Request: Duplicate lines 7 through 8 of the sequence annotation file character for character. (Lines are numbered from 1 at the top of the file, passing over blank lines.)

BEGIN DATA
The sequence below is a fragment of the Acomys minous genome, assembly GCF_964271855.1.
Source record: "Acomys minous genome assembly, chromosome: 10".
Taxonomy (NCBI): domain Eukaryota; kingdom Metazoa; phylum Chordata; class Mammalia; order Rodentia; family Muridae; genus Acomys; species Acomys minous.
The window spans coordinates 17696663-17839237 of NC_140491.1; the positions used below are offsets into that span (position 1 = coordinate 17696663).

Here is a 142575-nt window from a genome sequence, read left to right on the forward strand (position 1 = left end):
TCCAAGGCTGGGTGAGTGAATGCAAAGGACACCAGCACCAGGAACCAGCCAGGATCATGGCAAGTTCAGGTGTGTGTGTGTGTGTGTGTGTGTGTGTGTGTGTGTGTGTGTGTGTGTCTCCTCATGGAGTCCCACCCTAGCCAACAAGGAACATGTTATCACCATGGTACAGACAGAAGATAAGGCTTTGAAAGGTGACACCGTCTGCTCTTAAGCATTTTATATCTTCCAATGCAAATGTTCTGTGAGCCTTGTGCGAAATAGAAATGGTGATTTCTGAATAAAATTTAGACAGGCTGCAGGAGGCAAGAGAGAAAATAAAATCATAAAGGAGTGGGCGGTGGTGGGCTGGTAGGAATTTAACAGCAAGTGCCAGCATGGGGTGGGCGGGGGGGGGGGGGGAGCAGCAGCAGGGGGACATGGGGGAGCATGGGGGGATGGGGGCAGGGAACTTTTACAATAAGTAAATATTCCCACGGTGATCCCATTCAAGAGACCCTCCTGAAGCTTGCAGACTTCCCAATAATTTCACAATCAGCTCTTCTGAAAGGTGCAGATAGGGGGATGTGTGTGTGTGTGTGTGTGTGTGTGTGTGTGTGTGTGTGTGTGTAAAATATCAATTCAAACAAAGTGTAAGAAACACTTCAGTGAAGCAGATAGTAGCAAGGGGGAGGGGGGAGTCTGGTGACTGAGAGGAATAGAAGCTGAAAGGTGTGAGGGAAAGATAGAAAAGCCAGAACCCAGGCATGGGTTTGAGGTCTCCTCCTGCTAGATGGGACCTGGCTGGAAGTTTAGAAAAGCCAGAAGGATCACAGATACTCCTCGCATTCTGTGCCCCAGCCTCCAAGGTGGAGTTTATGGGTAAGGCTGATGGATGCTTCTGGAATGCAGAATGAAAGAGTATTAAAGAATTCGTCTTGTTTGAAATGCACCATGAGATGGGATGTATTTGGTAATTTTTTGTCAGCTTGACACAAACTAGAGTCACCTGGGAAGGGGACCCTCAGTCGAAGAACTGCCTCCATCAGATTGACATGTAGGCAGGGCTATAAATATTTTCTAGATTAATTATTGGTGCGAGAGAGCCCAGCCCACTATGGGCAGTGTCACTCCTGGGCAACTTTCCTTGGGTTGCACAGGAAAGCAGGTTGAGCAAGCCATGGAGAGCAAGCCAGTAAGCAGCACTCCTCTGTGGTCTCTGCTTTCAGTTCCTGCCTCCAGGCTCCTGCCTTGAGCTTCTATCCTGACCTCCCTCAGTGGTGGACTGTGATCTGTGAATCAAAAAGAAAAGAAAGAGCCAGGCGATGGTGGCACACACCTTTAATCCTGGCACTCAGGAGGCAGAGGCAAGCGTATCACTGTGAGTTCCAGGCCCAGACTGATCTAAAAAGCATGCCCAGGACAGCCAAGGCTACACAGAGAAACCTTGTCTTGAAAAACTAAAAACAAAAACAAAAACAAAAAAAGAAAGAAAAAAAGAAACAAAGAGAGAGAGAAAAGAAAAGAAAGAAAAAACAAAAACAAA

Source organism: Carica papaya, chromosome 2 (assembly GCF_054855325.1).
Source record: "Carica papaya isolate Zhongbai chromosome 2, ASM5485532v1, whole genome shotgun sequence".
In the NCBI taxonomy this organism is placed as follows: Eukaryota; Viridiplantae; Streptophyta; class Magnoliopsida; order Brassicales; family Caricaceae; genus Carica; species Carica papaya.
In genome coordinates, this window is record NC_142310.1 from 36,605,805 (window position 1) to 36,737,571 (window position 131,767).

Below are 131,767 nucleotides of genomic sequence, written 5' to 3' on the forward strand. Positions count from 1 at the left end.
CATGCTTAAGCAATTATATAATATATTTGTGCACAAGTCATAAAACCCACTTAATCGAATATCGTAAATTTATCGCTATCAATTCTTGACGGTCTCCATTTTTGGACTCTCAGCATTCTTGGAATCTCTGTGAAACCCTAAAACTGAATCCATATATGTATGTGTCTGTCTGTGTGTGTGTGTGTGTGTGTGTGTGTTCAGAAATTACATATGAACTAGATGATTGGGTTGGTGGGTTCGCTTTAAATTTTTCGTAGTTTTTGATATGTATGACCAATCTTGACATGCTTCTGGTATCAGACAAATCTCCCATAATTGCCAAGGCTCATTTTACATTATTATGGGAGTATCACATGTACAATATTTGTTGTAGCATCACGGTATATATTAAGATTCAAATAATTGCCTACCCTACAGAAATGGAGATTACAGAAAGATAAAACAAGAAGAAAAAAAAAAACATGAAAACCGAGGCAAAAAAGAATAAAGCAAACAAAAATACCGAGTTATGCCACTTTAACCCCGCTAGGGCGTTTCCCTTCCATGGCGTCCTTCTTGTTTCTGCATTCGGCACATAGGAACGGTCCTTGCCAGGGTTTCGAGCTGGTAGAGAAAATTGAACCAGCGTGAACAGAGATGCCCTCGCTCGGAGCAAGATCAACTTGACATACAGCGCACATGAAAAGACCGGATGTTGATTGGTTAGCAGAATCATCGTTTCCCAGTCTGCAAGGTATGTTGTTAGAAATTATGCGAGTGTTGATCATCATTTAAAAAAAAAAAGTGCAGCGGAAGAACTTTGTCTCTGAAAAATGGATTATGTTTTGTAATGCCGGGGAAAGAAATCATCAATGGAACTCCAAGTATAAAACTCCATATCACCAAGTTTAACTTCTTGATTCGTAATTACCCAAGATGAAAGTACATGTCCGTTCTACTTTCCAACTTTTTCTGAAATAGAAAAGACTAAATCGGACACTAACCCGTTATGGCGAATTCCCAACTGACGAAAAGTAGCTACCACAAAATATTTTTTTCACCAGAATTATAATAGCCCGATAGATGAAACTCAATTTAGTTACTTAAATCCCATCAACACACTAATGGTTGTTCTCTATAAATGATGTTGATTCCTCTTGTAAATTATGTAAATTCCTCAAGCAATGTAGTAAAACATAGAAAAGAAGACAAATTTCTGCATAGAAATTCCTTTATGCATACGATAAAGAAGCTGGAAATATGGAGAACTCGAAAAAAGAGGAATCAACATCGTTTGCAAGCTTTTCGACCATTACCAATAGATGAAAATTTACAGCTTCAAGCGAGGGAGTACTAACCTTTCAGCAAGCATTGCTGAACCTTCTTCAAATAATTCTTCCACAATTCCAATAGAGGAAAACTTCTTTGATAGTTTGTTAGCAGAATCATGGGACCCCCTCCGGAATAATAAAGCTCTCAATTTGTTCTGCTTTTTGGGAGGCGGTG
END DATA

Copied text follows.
Source organism: Carica papaya, chromosome 2 (assembly GCF_054855325.1).
Source record: "Carica papaya isolate Zhongbai chromosome 2, ASM5485532v1, whole genome shotgun sequence".